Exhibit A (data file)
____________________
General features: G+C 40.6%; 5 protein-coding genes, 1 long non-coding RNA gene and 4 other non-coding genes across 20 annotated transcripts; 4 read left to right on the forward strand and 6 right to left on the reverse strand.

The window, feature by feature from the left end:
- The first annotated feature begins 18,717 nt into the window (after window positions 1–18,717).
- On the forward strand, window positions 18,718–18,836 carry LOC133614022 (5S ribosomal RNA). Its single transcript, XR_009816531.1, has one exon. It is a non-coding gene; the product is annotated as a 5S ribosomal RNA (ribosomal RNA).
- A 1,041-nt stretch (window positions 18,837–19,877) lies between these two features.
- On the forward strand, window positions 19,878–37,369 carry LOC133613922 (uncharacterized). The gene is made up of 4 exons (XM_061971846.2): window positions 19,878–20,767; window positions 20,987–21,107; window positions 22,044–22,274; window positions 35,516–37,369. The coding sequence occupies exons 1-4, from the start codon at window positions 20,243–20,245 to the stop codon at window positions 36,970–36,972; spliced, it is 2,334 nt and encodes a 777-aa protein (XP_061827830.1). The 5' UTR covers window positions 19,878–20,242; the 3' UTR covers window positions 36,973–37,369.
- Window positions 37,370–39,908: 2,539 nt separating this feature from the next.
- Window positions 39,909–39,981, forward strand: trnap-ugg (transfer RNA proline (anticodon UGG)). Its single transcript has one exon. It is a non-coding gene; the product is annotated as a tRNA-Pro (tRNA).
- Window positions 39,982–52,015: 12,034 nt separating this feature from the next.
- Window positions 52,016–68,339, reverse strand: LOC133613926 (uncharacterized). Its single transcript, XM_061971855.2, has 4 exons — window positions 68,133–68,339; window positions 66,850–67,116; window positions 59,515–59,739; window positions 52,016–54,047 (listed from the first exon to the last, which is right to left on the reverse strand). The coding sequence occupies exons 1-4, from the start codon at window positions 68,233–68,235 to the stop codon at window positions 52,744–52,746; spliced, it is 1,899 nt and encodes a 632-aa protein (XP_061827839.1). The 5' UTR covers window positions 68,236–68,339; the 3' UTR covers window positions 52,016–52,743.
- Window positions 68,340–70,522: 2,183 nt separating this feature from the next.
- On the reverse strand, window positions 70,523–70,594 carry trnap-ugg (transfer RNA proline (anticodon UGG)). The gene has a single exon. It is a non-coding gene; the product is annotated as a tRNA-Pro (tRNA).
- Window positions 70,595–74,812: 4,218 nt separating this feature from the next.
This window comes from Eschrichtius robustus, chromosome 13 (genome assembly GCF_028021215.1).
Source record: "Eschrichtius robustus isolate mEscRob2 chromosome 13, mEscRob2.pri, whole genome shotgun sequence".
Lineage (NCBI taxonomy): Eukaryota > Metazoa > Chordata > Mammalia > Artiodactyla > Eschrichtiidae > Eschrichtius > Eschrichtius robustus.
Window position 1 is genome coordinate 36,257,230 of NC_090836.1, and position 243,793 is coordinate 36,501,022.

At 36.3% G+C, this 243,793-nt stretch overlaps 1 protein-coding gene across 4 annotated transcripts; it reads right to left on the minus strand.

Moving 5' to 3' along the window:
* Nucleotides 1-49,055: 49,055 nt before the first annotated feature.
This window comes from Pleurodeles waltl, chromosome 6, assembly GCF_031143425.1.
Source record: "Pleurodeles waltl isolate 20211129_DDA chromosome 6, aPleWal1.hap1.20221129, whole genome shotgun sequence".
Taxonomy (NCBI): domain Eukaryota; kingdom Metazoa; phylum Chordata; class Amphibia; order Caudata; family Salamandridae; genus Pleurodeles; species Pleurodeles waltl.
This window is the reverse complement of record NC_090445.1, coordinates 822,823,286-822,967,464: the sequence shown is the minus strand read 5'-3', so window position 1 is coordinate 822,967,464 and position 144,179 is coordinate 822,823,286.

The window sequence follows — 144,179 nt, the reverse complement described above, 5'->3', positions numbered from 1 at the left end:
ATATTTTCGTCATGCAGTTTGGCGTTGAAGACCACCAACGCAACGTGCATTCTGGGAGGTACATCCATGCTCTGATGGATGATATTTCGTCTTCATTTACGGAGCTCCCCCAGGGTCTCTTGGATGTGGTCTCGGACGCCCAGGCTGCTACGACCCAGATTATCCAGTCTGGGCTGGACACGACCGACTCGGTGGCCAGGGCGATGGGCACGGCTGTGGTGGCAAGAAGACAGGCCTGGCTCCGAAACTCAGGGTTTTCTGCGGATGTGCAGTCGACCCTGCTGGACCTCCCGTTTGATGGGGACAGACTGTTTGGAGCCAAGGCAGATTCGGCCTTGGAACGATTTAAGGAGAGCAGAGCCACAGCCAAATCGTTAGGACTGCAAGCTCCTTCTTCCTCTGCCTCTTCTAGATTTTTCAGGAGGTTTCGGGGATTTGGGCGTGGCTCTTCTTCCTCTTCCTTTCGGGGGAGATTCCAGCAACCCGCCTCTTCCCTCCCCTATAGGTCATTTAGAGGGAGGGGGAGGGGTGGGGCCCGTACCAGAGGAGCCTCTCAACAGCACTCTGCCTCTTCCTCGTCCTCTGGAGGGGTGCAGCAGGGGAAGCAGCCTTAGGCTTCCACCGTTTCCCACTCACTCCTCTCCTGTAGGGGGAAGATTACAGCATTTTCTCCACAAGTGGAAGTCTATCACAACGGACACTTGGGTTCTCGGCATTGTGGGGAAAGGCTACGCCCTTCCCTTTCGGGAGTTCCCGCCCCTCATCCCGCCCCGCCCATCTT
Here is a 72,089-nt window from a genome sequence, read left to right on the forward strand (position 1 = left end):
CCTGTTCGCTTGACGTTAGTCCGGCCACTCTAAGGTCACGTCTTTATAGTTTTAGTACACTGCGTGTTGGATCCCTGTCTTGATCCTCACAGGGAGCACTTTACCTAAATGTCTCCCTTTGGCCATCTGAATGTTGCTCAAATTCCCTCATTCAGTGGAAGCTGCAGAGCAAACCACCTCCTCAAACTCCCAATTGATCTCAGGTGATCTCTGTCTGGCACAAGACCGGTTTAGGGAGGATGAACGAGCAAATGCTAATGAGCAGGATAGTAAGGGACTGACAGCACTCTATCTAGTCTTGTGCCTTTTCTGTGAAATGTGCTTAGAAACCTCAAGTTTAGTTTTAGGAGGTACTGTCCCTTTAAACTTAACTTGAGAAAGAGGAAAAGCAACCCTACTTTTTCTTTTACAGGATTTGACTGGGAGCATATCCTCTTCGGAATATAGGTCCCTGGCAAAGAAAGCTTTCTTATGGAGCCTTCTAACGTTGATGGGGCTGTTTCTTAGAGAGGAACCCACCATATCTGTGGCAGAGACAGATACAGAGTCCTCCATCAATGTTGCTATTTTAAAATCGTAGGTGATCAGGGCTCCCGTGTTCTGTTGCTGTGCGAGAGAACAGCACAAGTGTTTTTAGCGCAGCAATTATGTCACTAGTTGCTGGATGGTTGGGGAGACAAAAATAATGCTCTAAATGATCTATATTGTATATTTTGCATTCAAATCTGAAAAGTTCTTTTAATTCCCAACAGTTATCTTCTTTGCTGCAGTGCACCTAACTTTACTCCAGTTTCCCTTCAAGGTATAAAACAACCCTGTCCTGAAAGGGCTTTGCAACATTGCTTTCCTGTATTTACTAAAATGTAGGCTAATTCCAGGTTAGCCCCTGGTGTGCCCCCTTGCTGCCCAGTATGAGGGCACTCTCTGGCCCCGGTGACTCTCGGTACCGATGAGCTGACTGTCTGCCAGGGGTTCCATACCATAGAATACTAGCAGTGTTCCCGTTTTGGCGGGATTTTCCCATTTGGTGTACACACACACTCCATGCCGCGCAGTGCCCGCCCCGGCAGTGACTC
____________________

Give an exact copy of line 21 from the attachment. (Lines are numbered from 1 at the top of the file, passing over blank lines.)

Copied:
This window comes from Pleurodeles waltl, chromosome 6, assembly GCF_031143425.1.